In recent years, the world has seen a growing demand for mined materials because of the growing popularity of crystals and semiprecious gems. Included in the demand for mined materials is cobalt, which is increasingly necessary due to its role in electric vehicle (EV) manufacturing. In fact, about “24% of the total cobalt demand” stems from EV production and the demand will continue to increase as more people continue to buy EVs. A prominent stakeholder in the crystal and mineral industry is the Democratic Republic of Congo (DRC), which produces “more than 70% of the world’s cobalt,” along with other semi-precious gems, crystals and gold. Of the cobalt mined, smaller mining operations, many without licenses, produce 15%-30%. The DRC government has failed to enforce proper accountability and ethics within cobalt mining in the DRC. This, combined with years of strict rule and war, has resulted in many people in the mining sector suffering human rights issues.

Human Rights Violations in DRC Mines

Cobalt mining in the DRC is rife with human rights abuses, such as the use of child labor. According to Amnesty International, an estimated 40,000 children are employed in artisanal mining in the DRC. A lack of proper safety precautions is also common practice and accidents frequently occur. Additionally, miners are usually subject to opportunist, abusive and exploitative mining firms, earning unlivable wages.

While it would be ideal for people within the mining industry to look toward alternative work, conditions in the DRC mean employment opportunities are scarce. Data from 2018 indicates that about 73% of the DRC lives in extreme poverty, surviving on less than $1.90 per day — an effect of previous wars and dictatorships. These factors have led to skyrocketing costs of living in the DRC and ravaged land, leaving people desperate to take up any opportunity they can find to survive. Since the nation sits on top of a large cobalt reserve that experts estimate holds more than 50% of the world’s cobalt supply, working in the mining industry in the DRC has more financial promise than other sectors, which imports dominate.

The lack of industry regulation allows exploitative practices to continue, but it also presents a public health crisis. Without the proper safety gear, miners of all ages experience continuing exposure to dust and particles that result in lung and skin diseases, like tuberculosis or dermatitis.

Solutions to Mining Injustices

In recent years, awareness around mining exploitation has been increasing, largely due to the fact that the industry is expanding along with technology. In 2020, several online activists brought attention to the human rights abuses within the artisanal mining industry by creating “the hashtag #NoCongoNoPhone to fight against the cobalt supply chain that fosters child labor and the exploitation of small-scale artisanal miners.”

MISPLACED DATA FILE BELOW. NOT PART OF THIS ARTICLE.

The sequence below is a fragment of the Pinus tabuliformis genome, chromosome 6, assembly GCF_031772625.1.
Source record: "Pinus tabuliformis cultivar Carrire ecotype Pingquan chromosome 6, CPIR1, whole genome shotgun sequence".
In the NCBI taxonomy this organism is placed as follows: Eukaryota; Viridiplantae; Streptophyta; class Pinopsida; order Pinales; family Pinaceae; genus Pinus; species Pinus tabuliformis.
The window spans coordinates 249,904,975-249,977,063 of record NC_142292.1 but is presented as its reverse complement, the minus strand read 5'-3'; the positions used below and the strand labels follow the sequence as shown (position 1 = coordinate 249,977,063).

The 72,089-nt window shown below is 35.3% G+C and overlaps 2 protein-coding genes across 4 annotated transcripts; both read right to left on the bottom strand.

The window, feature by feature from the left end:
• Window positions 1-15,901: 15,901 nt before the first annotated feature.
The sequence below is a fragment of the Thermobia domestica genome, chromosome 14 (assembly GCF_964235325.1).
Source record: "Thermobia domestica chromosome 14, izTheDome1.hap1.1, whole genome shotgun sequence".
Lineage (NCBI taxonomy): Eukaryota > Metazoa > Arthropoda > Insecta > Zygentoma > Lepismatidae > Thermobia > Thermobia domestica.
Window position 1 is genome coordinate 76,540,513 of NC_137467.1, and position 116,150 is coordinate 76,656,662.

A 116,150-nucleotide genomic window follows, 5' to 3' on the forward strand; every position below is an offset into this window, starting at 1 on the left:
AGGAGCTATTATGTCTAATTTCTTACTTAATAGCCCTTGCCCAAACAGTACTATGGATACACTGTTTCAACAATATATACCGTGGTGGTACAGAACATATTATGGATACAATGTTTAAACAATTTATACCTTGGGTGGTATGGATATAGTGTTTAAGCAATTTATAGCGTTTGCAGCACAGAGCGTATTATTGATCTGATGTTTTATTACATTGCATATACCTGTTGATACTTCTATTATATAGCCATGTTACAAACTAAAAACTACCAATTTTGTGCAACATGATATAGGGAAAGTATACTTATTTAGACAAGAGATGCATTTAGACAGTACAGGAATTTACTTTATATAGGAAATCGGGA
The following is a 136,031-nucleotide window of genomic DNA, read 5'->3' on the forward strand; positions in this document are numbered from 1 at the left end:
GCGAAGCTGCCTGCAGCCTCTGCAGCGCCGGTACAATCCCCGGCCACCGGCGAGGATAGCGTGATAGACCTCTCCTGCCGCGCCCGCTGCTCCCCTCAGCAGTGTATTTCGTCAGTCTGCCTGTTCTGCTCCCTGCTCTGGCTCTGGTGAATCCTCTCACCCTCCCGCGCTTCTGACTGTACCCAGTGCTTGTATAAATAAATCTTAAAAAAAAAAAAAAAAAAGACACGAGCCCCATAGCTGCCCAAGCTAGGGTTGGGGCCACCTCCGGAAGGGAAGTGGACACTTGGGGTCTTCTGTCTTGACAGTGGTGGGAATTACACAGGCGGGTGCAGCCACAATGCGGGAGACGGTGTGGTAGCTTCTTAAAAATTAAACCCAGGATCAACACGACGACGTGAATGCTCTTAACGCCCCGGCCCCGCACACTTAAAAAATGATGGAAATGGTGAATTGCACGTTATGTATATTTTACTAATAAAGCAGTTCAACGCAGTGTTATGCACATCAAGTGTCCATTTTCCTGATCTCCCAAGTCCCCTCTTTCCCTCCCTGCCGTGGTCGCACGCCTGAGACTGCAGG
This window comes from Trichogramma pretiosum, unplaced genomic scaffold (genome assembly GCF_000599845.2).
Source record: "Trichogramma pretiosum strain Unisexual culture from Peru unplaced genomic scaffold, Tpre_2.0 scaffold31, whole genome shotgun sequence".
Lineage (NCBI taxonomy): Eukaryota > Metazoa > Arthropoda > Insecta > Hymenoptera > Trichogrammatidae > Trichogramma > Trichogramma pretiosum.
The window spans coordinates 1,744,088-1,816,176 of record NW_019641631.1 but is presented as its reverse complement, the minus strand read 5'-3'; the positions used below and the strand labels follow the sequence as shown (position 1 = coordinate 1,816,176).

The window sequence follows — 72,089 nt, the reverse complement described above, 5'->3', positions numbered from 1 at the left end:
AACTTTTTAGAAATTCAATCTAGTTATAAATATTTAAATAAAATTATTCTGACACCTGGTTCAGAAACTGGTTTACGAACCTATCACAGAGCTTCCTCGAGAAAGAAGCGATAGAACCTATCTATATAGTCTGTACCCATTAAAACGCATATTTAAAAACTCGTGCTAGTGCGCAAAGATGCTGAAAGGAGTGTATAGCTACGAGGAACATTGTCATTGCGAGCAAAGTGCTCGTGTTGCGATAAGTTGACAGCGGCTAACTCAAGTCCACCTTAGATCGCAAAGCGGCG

Additionally, cobalt mining in the DRC is about to experience a regulation shift. Reuters reported in May 2021 that the DRC government is working with the Enterprise Generale du Cobalt (EGC) to establish control over the artisanal cobalt mining sector and obtain a monopoly over Congolese cobalt production. EGC is also partnering with PACT, an NGO in the global artisanal mining industry, to oversee and implement mining condition reforms in the DRC. Furthermore, EGC is working with a commodity and logistics giant, Trafigura, in order to provide “support on traceability down the supply chain.” The EGC will create “a price sharing formula” that splits mining profits between the private company, the miners and the government.

This model underwent testing at the Mutoshi copper mine and proved to be extremely helpful to local economies while also bringing about socio-economic benefits. In the trial, about 5,000 workers were part of a formal system, with PACT and Trafigura regulating the mining activities and pay. Miners reported reduced health expenditure due to better working conditions and “reduced workplace harassment for women,” among other positive impacts.

Looking Ahead

The mining industry in the DRC has suffered because of the lack of mechanisms put in place for accountability. While NGOs do important work on advocacy and mitigating the effects of broken systems, they have not been able to reach the roots of mining exploitation. However, the efforts of NGOs are now combining with those of the government and offer much hope in tackling human rights abuses within the mining industry.

– Hariana Sethi
Photo: Flickr

President Hichilema
In August 2021, Zambia elected a new president, Hakainde Hichilema, who will replace the incumbent President Edgar Lungu. Based on the results of the August 12 elections, Hichilema will serve as the Republic of Zambia’s seventh president. Previously, President Hilchilema ran five unsuccessful campaigns. However, the election saw a strong turnout among voters between the ages of 18 and 24 and Hichilema’s victory marks a new era for a nation that is in dire need of economic growth.

Zambia’s Dire State

Zambia is struggling economically as it became the first African nation to default on its debt in the coronavirus era in 2019. The country was experiencing a recession prior to the COVID-19 pandemic due to a steep decline in commodity prices. Since then, the country has struggled to pay off its international debts. With the onset of the pandemic, which further slowed the nation’s economy, the country accumulated roughly $12 billion in external debt. Additionally, $3 billion of this debt comes from international bonds and large loans from Chinese state-owned lenders. The country is in talks with the International Monetary Fund (IMF) while currently awaiting word on a $13 billion bailout.